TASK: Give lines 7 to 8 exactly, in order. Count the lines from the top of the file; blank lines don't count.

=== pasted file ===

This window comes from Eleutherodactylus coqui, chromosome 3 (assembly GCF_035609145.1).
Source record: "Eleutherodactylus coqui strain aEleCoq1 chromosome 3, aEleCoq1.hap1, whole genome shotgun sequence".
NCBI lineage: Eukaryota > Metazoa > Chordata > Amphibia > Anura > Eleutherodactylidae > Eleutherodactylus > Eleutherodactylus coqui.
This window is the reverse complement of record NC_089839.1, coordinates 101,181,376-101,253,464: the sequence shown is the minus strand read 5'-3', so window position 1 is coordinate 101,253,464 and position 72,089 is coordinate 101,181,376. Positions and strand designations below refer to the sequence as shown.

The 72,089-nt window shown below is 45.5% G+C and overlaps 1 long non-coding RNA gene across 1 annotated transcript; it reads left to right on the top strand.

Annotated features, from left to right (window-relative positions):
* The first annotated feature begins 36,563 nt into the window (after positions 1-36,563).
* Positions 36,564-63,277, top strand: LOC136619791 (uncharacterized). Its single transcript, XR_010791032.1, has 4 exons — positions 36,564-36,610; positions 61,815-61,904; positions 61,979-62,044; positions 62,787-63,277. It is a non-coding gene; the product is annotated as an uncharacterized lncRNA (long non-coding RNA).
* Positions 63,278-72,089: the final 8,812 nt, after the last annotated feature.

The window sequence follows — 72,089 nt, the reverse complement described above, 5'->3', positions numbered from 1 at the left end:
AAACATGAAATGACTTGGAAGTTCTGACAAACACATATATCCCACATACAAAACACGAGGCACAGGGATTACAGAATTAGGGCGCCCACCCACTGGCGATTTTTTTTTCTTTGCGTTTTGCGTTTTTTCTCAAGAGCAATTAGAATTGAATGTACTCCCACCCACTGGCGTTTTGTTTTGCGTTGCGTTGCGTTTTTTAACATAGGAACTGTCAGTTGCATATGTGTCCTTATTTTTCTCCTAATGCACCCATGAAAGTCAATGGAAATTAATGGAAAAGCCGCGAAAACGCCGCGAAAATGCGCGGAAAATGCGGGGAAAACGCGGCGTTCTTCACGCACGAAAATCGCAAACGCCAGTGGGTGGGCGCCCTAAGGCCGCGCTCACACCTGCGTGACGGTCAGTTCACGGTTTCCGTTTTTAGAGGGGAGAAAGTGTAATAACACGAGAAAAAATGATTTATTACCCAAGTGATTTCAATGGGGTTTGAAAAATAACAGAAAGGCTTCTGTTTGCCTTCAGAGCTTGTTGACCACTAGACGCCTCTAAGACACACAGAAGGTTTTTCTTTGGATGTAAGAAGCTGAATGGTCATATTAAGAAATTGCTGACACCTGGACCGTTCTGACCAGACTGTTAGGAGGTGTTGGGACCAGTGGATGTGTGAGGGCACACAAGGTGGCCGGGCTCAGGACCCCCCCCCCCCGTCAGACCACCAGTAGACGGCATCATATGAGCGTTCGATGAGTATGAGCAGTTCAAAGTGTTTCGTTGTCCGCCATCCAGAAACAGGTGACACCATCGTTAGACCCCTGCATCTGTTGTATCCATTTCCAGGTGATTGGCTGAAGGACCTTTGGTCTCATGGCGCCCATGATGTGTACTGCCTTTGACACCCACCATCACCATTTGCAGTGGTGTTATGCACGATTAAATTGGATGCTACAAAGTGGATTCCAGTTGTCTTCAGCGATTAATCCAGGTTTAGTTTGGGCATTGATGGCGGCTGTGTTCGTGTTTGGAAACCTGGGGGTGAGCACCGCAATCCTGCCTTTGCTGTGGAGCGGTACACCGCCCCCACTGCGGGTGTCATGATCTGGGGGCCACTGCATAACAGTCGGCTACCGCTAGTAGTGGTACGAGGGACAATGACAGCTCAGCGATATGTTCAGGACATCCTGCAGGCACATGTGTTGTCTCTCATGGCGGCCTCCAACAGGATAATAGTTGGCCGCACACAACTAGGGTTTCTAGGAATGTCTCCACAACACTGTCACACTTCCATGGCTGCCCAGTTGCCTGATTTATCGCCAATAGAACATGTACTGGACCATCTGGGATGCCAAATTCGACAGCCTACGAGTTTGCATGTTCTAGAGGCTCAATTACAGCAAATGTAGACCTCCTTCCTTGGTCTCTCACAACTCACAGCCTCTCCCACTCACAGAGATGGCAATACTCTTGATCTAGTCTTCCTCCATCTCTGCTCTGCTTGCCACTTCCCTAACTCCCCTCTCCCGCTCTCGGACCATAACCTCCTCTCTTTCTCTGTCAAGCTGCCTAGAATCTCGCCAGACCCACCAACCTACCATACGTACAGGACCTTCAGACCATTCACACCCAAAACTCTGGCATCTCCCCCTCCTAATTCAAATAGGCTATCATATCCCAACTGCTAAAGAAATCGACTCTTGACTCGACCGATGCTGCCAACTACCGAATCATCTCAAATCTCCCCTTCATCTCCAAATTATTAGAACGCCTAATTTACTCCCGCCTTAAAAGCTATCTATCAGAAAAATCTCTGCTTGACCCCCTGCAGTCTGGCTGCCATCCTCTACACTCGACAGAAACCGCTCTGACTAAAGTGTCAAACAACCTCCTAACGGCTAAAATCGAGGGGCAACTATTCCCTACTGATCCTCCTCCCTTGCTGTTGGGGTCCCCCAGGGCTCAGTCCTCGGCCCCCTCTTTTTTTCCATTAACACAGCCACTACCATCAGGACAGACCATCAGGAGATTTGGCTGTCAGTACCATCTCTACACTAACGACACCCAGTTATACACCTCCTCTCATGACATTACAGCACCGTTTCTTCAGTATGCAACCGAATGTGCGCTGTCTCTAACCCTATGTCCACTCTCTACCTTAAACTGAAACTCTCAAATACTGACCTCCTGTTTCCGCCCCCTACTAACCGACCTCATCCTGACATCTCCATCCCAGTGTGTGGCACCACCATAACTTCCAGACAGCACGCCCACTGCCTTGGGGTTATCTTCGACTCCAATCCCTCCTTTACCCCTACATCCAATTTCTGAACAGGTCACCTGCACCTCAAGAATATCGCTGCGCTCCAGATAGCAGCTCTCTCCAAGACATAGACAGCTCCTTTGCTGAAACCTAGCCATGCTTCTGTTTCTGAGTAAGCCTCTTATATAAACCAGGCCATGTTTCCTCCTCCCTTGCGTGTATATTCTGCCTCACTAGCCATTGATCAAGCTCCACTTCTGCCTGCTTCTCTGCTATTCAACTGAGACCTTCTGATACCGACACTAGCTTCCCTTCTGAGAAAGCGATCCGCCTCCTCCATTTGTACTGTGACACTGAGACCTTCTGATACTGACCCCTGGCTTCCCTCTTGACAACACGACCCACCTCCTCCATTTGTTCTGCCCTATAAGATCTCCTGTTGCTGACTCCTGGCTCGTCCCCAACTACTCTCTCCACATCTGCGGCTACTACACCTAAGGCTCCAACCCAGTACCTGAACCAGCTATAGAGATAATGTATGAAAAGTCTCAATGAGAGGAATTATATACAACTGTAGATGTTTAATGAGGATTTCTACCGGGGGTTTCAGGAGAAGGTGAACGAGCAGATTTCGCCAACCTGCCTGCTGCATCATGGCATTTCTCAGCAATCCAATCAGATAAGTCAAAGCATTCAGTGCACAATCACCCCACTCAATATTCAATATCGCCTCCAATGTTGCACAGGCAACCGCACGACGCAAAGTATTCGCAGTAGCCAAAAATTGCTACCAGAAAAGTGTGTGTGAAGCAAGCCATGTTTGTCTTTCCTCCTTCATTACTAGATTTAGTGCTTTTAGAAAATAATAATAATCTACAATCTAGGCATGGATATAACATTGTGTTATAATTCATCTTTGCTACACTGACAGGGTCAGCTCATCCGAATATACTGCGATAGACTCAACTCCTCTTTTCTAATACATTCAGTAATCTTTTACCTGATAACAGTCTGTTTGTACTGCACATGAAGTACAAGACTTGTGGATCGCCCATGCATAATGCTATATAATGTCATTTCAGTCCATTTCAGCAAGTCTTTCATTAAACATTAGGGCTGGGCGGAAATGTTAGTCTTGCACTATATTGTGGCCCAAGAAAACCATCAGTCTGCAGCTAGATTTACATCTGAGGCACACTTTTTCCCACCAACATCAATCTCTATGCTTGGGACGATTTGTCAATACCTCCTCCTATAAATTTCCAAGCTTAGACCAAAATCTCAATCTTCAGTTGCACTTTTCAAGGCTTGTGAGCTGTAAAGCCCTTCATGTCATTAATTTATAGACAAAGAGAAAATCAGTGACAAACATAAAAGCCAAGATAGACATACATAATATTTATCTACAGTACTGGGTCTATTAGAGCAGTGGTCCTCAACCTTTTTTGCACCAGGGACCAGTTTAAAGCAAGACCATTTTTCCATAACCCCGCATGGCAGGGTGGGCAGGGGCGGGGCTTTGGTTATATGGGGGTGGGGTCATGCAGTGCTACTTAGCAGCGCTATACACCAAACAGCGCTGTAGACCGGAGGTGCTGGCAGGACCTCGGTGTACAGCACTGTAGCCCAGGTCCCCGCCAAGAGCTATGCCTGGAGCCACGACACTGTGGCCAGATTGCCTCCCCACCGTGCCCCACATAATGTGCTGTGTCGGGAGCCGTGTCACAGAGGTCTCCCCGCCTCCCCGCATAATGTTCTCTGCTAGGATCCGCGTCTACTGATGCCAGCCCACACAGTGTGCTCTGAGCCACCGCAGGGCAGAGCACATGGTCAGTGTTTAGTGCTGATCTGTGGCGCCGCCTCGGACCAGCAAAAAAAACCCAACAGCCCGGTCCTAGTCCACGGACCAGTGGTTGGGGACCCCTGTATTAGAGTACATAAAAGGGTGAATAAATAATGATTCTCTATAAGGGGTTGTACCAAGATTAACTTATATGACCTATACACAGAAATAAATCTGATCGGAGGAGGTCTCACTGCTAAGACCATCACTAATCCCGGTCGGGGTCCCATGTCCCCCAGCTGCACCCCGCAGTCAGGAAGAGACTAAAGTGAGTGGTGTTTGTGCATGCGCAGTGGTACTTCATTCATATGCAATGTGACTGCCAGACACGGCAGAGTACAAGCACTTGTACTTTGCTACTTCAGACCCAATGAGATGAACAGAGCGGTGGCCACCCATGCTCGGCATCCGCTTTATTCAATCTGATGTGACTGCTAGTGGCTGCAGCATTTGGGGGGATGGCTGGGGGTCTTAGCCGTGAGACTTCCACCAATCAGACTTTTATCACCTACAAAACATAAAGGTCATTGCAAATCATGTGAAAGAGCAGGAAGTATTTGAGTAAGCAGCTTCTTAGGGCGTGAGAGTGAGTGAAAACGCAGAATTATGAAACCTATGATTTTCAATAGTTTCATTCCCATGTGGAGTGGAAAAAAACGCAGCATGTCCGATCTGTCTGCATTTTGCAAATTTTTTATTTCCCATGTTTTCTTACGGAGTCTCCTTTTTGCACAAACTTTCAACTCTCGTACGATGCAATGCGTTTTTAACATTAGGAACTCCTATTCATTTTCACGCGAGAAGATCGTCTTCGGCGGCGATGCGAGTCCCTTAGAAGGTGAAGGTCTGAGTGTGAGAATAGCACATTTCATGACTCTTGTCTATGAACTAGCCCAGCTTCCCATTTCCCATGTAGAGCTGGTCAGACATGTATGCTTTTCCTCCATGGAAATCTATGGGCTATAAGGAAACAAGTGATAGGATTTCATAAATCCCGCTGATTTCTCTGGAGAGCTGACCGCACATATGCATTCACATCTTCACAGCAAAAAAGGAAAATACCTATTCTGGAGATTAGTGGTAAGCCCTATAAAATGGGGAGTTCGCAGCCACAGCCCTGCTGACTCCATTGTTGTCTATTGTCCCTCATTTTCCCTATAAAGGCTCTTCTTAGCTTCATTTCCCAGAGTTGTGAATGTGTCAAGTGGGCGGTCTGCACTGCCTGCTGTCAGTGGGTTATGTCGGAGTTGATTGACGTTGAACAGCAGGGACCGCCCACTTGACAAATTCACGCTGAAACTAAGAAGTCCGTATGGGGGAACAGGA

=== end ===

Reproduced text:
* The first annotated feature begins 36,563 nt into the window (after positions 1-36,563).
* Positions 36,564-63,277, top strand: LOC136619791 (uncharacterized). Its single transcript, XR_010791032.1, has 4 exons — positions 36,564-36,610; positions 61,815-61,904; positions 61,979-62,044; positions 62,787-63,277. It is a non-coding gene; the product is annotated as an uncharacterized lncRNA (long non-coding RNA).